Georgia State and Local Tax (SALT) Alerts
State and Local Tax Insights
Georgia State and Local Tax Alerts – December 2020
- The Georgia Supreme Court reversed a Court of Appeals holding that a purchaser in a tax sale was without standing to claim that the executor of the estate previously assented to the devise of the property to the defaulting owner. The property formed part of the estate of the deceased mother and was used by the daughter. The property foreclosed in a tax sale and the purchaser moved to foreclose the statutory right of redemption by giving notice to the daughter, but not to the estate. The Court of Appeals held that the purchaser had no standing to assert that the executor had assented to the devise because the purchaser was a stranger to the estate. (Dkt. No. S19G1645)
- Georgia taxpayers are strongly encouraged to use the Georgia Tax Center to receive and transmit e-signed documents. Unless e-filing is required, the choice to electronically transmit documents to the Georgia Dept. of Revenue is solely at the discretion of the taxpayer. Communications via unencrypted email aren’t secure, so taxpayers should include only minimal identifying information in the body of an email, such as a Letter ID Number with no sensitive information on the subject line and body of unencrypted emails. The use of password-protected encryptions for attachments is recommended.
- The Georgia Dept. of Revenue has announced state excise taxes for motor fuel for the 2021 tax year. Effective Jan. 1, 2021 through Dec. 31, 2021, the following state excise tax for motor fuel sold must be remitted by a licensed distributor (supplier or wholesaler) on all sales of motor fuel to any purchaser not properly licensed as a Georgia distributor of that fuel type: gasoline, $0.287 per gallon; diesel, $0.322 per gallon; and aviation fuel, $0.010 per gallon if made to a duly licensed aviation gasoline distributor, if not, a $0.287 per gallon rate will apply.
- Applicable for tax years beginning Jan. 1, 2021, Georgia state law authorizes the holding of ad valorem tax appeal hearings by teleconference or other virtual means. The law allows a taxpayer to recover, in addition to interest, litigation costs and reasonable attorney’s fees in cases where an appeal by the board of assessors results in a final determination of value of 85% or less of the original valuation. The law also requires public utilities to use electronic means in transmitting returns to the Georgia Dept. of Revenue.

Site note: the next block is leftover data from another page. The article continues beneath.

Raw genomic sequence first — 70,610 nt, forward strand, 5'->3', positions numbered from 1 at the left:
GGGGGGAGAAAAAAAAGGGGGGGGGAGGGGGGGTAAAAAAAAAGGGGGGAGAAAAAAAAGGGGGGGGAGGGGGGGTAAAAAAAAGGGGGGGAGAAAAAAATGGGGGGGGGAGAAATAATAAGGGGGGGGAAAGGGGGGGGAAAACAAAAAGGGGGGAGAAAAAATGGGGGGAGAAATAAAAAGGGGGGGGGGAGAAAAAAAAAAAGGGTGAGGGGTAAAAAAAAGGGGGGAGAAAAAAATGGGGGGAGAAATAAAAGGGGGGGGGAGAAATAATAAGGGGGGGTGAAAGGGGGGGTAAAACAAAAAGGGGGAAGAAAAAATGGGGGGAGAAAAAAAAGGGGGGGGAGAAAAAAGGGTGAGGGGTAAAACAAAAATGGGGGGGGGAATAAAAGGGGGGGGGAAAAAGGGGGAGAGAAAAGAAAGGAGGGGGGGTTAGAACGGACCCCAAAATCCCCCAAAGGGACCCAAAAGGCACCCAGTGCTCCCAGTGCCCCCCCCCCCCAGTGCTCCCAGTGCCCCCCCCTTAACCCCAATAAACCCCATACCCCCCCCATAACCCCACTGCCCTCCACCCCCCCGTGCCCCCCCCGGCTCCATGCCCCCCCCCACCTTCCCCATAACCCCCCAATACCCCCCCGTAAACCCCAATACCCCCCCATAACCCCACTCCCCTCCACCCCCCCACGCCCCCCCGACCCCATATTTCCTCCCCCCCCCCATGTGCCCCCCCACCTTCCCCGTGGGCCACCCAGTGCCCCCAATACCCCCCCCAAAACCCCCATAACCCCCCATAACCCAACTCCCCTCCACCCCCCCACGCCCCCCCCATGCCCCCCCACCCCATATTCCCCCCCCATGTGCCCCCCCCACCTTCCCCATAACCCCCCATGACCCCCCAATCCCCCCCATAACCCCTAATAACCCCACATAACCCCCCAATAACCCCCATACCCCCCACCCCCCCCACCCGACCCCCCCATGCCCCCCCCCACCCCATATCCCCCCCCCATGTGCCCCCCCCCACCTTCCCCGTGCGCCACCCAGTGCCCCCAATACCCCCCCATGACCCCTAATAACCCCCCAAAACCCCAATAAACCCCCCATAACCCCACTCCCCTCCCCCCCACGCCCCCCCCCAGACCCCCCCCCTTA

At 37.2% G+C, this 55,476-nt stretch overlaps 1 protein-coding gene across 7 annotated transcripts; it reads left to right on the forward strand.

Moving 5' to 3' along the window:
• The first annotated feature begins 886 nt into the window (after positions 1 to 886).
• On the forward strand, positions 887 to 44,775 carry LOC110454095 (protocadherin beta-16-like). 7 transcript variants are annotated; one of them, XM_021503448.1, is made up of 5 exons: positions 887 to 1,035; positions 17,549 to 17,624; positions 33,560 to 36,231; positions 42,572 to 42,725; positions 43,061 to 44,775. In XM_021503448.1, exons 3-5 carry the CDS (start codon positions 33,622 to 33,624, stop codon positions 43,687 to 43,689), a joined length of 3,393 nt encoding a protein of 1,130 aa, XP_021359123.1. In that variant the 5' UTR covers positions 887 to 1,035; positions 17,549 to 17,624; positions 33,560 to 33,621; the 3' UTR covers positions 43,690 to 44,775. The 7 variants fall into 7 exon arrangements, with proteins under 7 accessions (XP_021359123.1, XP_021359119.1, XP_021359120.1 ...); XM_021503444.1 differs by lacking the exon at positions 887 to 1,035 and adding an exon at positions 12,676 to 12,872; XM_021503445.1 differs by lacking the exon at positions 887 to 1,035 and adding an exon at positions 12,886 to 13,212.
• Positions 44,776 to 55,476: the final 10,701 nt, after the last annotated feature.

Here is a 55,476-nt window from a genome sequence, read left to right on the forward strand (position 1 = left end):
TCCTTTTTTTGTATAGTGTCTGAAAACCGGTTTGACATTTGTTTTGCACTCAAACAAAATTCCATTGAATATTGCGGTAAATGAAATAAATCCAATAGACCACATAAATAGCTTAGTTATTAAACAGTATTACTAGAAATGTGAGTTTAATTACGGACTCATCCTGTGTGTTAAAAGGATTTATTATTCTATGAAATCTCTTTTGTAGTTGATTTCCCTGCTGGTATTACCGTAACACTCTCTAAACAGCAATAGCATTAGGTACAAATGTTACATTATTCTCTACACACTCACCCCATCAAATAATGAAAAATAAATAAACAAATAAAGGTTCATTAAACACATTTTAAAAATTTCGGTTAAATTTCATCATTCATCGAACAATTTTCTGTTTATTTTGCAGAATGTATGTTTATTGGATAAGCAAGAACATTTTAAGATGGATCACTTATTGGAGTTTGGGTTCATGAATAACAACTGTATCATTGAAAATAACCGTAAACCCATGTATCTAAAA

- The state of Georgia has adopted the Personal Protective Equipment Manufacturer Jobs Tax Credit. Effective Dec. 24, 2020, the rule implements the recently enacted personal protective equipment manufacturer jobs tax credit and explains eligibility, the limits on the amount of the credit, procedures for claiming the credit and how pass-through entities may use the credit. The rule will apply for tax years beginning Jan. 1, 2020, through Jan. 1, 2025.
- Georgia updates Section 179 expensing limits. The Georgia Dept. of Revenue has updated its guidance on federal tax changes to reflect that for 2020, Georgia has adopted the increased Sec. 179 deduction of $1,040,000 as well as the $2,590,000 phaseout. Georgia hasn’t, however, adopted the Sec. 179(d)(1)(B)(ii) deduction for certain real property.
- Electronic fund transfers, credit card payments and electronic tax filing regulations have been adopted. Effective Dec. 24, 2020, the Georgia Dept. of Revenue has adopted regs that amend rules that require the electronic filing of Form 900, “Georgia Financial Institutions Business Occupation Tax Return” due on or after March 1, 2021, and the electronic payment of any applicable tax through the department’s Georgia Tax Center to enable the department’s systems to more efficiently process the related income tax credit.
- Through a regulation amendment, the Georgia Dept. of Revenue has added to the list of products or services that a retailer of distilled spirits may sell, display, or keep in stock for sale or furnish at its licensed premises. The added related accessories are designed primarily for accessing alcohol from prepackaged containers, including pods, pouches, capsules or similar containers, to mix or prepare alcoholic beverages. Devices not designed primarily for these purposes, such as household blenders, aren’t eligible.